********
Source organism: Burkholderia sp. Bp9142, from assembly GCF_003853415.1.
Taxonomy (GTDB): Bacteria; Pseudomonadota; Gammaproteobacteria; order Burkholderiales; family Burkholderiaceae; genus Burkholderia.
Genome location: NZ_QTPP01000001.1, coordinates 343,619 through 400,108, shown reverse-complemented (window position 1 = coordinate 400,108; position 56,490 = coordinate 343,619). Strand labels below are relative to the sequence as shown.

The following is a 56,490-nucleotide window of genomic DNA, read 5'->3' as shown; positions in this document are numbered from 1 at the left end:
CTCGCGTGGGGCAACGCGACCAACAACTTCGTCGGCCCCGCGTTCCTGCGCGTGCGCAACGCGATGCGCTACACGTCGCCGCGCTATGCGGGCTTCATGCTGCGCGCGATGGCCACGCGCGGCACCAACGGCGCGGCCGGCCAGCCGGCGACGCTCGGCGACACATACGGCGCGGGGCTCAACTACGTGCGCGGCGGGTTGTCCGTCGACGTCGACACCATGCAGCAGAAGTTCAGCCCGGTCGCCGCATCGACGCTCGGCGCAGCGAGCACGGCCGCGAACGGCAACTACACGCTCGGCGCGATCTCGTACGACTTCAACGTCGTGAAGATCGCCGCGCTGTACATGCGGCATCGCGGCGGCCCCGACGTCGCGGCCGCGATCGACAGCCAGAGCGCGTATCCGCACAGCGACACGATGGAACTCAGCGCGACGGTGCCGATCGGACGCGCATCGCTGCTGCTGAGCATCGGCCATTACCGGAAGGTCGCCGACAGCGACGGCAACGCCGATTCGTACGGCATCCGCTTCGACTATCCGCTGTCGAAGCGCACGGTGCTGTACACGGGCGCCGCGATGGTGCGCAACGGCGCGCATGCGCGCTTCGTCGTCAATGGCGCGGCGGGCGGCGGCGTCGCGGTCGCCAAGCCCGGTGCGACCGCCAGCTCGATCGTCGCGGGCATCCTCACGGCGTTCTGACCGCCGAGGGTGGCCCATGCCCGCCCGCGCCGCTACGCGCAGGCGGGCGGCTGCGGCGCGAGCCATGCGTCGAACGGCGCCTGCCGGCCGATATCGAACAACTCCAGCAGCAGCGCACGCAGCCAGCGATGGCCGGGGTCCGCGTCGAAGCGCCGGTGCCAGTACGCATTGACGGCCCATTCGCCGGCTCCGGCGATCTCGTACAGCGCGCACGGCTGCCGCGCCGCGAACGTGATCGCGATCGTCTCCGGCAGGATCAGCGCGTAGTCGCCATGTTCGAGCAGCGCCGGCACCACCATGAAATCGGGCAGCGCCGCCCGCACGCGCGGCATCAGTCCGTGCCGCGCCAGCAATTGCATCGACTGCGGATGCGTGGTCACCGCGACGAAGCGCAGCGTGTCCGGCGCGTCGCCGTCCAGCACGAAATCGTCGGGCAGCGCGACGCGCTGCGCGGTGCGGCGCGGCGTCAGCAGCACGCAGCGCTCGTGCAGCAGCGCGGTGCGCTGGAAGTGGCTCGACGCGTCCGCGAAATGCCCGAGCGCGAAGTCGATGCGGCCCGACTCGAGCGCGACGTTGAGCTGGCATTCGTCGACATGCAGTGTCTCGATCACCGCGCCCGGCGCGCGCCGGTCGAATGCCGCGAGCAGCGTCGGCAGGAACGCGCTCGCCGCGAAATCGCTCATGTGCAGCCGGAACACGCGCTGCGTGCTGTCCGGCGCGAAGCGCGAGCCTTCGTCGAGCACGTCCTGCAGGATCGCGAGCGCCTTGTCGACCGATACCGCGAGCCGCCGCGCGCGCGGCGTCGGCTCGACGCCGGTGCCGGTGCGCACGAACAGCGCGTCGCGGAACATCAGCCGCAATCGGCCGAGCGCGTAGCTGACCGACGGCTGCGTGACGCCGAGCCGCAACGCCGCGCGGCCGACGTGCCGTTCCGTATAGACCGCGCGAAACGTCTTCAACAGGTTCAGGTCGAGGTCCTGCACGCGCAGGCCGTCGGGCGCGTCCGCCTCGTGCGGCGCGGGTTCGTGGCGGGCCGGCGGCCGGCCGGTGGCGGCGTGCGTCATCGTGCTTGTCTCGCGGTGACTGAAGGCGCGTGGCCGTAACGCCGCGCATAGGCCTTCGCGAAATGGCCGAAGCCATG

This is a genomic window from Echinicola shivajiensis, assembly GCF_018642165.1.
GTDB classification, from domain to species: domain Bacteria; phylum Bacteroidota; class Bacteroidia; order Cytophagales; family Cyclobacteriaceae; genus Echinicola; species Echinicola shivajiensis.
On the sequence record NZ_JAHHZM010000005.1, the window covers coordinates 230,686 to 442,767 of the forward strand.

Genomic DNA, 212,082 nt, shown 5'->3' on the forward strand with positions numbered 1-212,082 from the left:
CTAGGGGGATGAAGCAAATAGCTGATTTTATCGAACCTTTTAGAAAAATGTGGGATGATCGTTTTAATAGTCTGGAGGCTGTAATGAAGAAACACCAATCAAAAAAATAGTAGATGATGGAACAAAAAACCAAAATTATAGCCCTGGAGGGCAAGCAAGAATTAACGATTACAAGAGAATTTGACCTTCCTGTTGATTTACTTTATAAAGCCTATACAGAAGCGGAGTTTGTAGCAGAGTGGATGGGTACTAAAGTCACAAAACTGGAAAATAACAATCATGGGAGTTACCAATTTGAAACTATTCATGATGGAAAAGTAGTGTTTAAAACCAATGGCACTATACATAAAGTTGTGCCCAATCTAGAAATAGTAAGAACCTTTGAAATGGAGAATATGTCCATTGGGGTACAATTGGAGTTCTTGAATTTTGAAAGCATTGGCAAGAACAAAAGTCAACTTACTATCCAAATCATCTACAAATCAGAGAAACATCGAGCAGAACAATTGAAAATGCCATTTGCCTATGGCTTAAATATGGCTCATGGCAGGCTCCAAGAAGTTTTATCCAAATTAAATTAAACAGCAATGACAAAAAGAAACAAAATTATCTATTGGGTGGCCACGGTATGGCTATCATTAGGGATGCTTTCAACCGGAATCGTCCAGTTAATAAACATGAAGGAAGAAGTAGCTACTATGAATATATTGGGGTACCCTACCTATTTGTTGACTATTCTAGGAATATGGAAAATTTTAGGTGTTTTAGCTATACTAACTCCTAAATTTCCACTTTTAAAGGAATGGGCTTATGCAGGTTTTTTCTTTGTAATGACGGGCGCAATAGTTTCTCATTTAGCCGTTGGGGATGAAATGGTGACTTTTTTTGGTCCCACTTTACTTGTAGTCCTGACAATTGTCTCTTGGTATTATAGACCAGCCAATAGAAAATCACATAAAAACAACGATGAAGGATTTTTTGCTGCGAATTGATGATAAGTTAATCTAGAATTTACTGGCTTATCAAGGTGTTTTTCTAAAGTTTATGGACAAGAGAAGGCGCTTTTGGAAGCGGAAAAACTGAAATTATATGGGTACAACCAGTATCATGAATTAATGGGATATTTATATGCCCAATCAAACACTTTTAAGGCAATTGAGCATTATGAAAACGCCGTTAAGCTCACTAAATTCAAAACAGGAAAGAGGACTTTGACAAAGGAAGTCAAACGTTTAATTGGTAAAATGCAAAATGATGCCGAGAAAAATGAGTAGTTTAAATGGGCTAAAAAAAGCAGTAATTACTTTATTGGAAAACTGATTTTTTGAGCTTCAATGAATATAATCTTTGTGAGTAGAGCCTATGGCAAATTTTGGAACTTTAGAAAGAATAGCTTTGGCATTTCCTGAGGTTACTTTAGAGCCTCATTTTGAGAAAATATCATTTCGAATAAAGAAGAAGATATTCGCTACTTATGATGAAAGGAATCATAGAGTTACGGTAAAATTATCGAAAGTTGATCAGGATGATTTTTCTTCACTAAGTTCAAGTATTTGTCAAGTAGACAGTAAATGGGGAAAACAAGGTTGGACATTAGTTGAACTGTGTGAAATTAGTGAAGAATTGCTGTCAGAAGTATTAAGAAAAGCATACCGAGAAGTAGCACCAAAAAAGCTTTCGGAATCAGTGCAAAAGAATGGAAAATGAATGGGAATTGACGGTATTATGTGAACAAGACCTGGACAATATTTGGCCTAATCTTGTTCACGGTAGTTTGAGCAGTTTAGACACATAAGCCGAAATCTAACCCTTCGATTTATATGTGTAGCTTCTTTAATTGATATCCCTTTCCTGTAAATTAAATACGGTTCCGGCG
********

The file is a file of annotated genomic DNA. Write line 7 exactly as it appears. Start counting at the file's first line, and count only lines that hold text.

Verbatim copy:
GTDB classification, from domain to species: domain Bacteria; phylum Bacteroidota; class Bacteroidia; order Cytophagales; family Cyclobacteriaceae; genus Echinicola; species Echinicola shivajiensis.